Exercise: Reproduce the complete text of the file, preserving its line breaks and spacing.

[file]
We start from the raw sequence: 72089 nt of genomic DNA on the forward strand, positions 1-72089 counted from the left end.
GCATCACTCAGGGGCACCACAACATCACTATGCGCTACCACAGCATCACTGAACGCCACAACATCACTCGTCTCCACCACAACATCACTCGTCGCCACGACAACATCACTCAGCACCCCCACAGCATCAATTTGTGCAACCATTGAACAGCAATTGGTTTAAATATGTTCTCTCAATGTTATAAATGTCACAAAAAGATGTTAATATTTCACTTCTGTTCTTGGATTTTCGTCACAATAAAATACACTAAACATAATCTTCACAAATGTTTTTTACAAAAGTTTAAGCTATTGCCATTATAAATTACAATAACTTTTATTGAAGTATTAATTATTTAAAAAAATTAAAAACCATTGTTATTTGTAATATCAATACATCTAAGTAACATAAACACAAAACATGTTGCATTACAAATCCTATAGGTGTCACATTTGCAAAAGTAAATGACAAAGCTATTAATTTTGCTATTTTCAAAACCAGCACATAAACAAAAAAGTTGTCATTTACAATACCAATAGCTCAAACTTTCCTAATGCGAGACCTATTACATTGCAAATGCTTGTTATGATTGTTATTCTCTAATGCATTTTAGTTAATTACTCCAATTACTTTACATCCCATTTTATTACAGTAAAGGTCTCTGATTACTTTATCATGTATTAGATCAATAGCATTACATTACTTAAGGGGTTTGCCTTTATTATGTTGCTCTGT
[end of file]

We start from the raw sequence: 72089 nt of genomic DNA on the forward strand, positions 1-72089 counted from the left end.
GCATCACTCAGGGGCACCACAACATCACTATGCGCTACCACAGCATCACTGAACGCCACAACATCACTCGTCTCCACCACAACATCACTCGTCGCCACGACAACATCACTCAGCACCCCCACAGCATCAATTTGTGCAACCATTGAACAGCAATTGGTTTAAATATGTTCTCTCAATGTTATAAATGTCACAAAAAGATGTTAATATTTCACTTCTGTTCTTGGATTTTCGTCACAATAAAATACACTAAACATAATCTTCACAAATGTTTTTTACAAAAGTTTAAGCTATTGCCATTATAAATTACAATAACTTTTATTGAAGTATTAATTATTTAAAAAAATTAAAAACCATTGTTATTTGTAATATCAATACATCTAAGTAACATAAACACAAAACATGTTGCATTACAAATCCTATAGGTGTCACATTTGCAAAAGTAAATGACAAAGCTATTAATTTTGCTATTTTCAAAACCAGCACATAAACAAAAAAGTTGTCATTTACAATACCAATAGCTCAAACTTTCCTAATGCGAGACCTATTACATTGCAAATGCTTGTTATGATTGTTATTCTCTAATGCATTTTAGTTAATTACTCCAATTACTTTACATCCCATTTTATTACAGTAAAGGTCTCTGATTACTTTATCATGTATTAGATCAATAGCATTACATTACTTAAGGGGTTTGCCTTTATTATGTTGCTCTGT